The history of the Portuguese Language

By Adelardo de Medeiros *

Roman Age

Although the Iberian Peninsula had been inhabited long before the Roman invasion, very few signs of the languages spoken by these populations still remain in modern Portuguese.

The Portuguese language, which evolved from spoken Latin, developed on the west coast of the Iberian Peninsula (currently, Portugal and the Spanish province of Galicia) included in the province the Romans called Lusitania. When the Romans invaded the peninsula in 218 B.C., the people living in the region adopted Latin, the Roman’s language, a language representing an intermediate stage between vulgar or common Latin and modern Latin languages ( Portuguese, Castilian, French, etc.).

From 409 AD to 711, Germanic tribes invaded the Iberian Peninsula. The effect of the Germanic migrations on the spoken language was not uniform and broke the linguistic uniformity of the peninsula. The eventual rupture of the linguistic uniformity in the Peninsula shall take place later, leading to particularly different languages. Some influences of that time still remains in the modern Portuguese vocabulary, in such words as roubar (to steal), guerrear (to wage war) and branco (white).

Beginning in 711, when the Moors conquered the Iberian Peninsula, Arabic became the official language in the conquered regions, although the vast majority of the population continued to speak Romance. Some contributions from the Moor invasion to the current Portuguese vocabulary are arroz (rice), alface (lettuce), alicate (pliers) and refém (hostage).

The period between the 9th century (when Latin-Portuguese documents first appeared) and the 11th one, which is considered as a linguistic transition period, a few Portuguese terms appear in Latin-written texts, but Portuguese (or, more specifically, Galician-Portuguese, its forerunner) is basically spoken in Lusitania only.


When Christians started to reconquer the peninsula the Galician-Portuguese became the spoken and written language of Lusitania. The Arabs were expelled to the South of the Peninsula, where the contact between Arabic and Latin created the Mozarabic dialects: The first regional official documents and literary texts that were not in Latin were written in Galician-Portuguese, such as Cancioneiros (collections of medieval poems):

1. Cancioneiro da Ajuda – Copied (there was no press then) in Portugal around the end of the 13th century or the beginning of the 14th century. It is found in Help Library in Lisboa. Out of its 310 poems, almost all are of love.

2. Cancioneiro da Vaticana – It is related to the 4,803 of the Vatican Library, which was copied in Italy around the end of the 15th century or the beginning of the 16th one. Among its 1,205 poems, there are compositions of every gender.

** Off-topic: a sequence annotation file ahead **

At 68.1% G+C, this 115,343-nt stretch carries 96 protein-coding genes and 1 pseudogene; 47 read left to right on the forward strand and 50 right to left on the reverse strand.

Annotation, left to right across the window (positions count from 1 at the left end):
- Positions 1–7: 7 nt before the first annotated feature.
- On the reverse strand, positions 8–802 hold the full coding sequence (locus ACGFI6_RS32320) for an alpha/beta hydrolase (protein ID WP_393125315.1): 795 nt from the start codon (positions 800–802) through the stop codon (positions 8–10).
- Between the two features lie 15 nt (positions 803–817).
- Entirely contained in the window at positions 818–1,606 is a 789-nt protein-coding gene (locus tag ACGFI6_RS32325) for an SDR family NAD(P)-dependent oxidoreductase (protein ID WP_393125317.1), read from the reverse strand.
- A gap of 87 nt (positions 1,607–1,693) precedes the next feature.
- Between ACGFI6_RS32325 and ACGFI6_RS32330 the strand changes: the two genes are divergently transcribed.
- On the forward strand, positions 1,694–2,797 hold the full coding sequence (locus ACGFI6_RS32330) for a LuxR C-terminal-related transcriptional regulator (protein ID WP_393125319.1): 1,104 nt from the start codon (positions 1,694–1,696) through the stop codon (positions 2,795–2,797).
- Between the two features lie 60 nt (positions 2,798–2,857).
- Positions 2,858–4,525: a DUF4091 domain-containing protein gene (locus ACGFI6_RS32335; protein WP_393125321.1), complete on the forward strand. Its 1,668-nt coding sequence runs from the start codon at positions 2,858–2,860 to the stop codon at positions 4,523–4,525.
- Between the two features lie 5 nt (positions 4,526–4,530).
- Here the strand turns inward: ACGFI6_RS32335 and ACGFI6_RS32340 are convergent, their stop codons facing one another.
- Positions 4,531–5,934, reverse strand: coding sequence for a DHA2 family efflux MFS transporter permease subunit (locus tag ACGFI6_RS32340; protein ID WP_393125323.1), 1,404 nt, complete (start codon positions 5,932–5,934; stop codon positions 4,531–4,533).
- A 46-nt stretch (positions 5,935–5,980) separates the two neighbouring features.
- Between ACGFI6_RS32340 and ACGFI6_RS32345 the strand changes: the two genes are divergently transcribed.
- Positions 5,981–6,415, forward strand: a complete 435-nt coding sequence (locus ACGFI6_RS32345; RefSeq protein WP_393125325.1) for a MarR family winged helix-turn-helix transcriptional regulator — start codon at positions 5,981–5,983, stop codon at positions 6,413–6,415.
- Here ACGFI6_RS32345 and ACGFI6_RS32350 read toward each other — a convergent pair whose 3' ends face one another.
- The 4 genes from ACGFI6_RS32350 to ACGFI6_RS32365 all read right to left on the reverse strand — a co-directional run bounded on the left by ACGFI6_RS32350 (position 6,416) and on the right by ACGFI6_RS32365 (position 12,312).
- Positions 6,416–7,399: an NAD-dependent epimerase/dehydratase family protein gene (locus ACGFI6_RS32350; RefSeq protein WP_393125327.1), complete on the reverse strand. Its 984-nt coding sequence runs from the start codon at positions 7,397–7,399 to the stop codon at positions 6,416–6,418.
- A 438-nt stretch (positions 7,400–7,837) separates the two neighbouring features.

3. Cancioneiro Colocci-Brancutti – Copied in Italy around the end of the 15th century or the beginning of the 16th one. Discovered in 1878 in Count Paulo Brancutti’s library, in Cagli, Ancona, was acquired by the National Lisboa Library, where it has been located since 1924. Among its 1664 poems, there are compositions of every gender.

As the Christians advanced southward, the northern dialects interacted with the Mozarabic dialects of the South, producing a Portuguese which was different from the Galician-Portuguese. The separation between the Galician and Portuguese languages began with Portugal’s independence in 1185 and was consolidated after the Moors were expelled in 1249 and the Castilian were defeated in 1385 , who sought to conquer Portugal. The literary prose in Portuguese appeared in the 14th century, with Crónica Geral de Espanha (1344), and Livro de Linhagens (Book of Lineages), by Dom Pedro, Count of Barcelona.

Archaic Portuguese

Between the 14th and 16th centuries, when the Portuguese Empire was established overseas, the Portuguese language was heard in Asia, Africa, and the Americas, suffering local influences (found in current language, in such words as jangada (raft), of Malay origin and chá (tea), of Chinese origin. During the Renaissance, the number of Italian expressions and erudite Greek words made Portuguese a more complex and malleable language. The end of this period of consolidation (or archaic Portuguese usage) is marked by the publication of Cancioneiro Geral de Garcia de Resende, in 1516.

Modern Portuguese

Portuguese entered its modern phase in the 16th century when the first grammars defined Portuguese morphology and syntax: When Luis de Camões wrote Os Lusíadas, in 1572, the language was already close to its current structure of phrases and morphology. From then on, language has suffered minor changes: When Portugal was governed by the Spanish royalty (from 1580 to 1640), Portuguese absorbs Castilian words (for example, bobo – fool and granizo – hail); and French influence during the 18th century (mainly noticed in Portugal) causes the metropolitan Portuguese become noticeably different from that spoken in the colonies.

In the 19th and 20th centuries, the Portuguese vocabulary absorbs new contributions: Words of Greco-Latin origin are inserted into the language to reflect the technological advances , such as included automóvel (car) and televisão (television), as well as English technical words from such fields as medical and computer sciences (for example, checkup and software). The onrush of new words motivated the creation in 1990 of a commission of representatives of the various Portuguese-speaking countries, with a view to creating a uniform technical vocabulary and preventing the introduction of different terms for the same objects from worsening.

Portuguese around the world

Presently, Portuguese ranks the sixth among the most spoken languages around the planet (between 280 and 310 million people), third among the Western languages, after Spanish and English, is the official language in 8 countries (Brazil, Portugal, Angola, Mozambique, Cabo Verde, Guinea-Bissau, São Tomé and Principe islands, and Timor Leste) and in the European Union; non-official languages in some Asian and Oceanic regions (Macau, Goa, Damão, Jaipur, Diu, Málaca, Sri-Lanka, Java, Indonésia, etc.) and is taught as a foreign language in several countries.

In the vast noncontiguous areas of the world where Portuguese is spoken, as with every living language, internal differences and variations are seen in the pronunciation, grammar and vocabulary. Such distinction, however, does not challenge the basic structure of the language: Despite its history of European expansion and especially outside Europe, Portuguese continues to maintain its considerable cohesion among its many variations.